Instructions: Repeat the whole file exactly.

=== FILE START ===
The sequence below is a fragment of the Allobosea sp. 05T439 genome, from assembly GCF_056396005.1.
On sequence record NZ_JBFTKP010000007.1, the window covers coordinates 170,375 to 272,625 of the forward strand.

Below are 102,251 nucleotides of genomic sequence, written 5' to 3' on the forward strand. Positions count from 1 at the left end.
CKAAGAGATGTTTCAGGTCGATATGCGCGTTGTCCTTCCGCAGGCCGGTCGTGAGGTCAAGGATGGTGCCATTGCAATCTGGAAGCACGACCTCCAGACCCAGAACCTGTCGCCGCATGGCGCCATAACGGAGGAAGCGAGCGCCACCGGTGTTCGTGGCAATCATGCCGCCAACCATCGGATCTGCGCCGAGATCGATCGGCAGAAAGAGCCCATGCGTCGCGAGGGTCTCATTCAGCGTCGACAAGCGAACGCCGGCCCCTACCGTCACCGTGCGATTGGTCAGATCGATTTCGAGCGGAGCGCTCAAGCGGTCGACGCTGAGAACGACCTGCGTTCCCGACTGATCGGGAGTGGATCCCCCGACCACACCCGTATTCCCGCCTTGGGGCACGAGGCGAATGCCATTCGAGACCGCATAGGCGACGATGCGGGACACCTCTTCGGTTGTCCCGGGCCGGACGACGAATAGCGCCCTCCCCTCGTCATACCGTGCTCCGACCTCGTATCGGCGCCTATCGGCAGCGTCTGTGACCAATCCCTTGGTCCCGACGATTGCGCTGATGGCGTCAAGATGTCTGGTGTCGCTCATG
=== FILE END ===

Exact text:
The sequence below is a fragment of the Allobosea sp. 05T439 genome, from assembly GCF_056396005.1.
On sequence record NZ_JBFTKP010000007.1, the window covers coordinates 170,375 to 272,625 of the forward strand.

Below are 102,251 nucleotides of genomic sequence, written 5' to 3' on the forward strand. Positions count from 1 at the left end.
CKAAGAGATGTTTCAGGTCGATATGCGCGTTGTCCTTCCGCAGGCCGGTCGTGAGGTCAAGGATGGTGCCATTGCAATCTGGAAGCACGACCTCCAGACCCAGAACCTGTCGCCGCATGGCGCCATAACGGAGGAAGCGAGCGCCACCGGTGTTCGTGGCAATCATGCCGCCAACCATCGGATCTGCGCCGAGATCGATCGGCAGAAAGAGCCCATGCGTCGCGAGGGTCTCATTCAGCGTCGACAAGCGAACGCCGGCCCCTACCGTCACCGTGCGATTGGTCAGATCGATTTCGAGCGGAGCGCTCAAGCGGTCGACGCTGAGAACGACCTGCGTTCCCGACTGATCGGGAGTGGATCCCCCGACCACACCCGTATTCCCGCCTTGGGGCACGAGGCGAATGCCATTCGAGACCGCATAGGCGACGATGCGGGACACCTCTTCGGTTGTCCCGGGCCGGACGACGAATAGCGCCCTCCCCTCGTCATACCGTGCTCCGACCTCGTATCGGCGCCTATCGGCAGCGTCTGTGACCAATCCCTTGGTCCCGACGATTGCGCTGATGGCGTCAAGATGTCTGGTGTCGCTCATG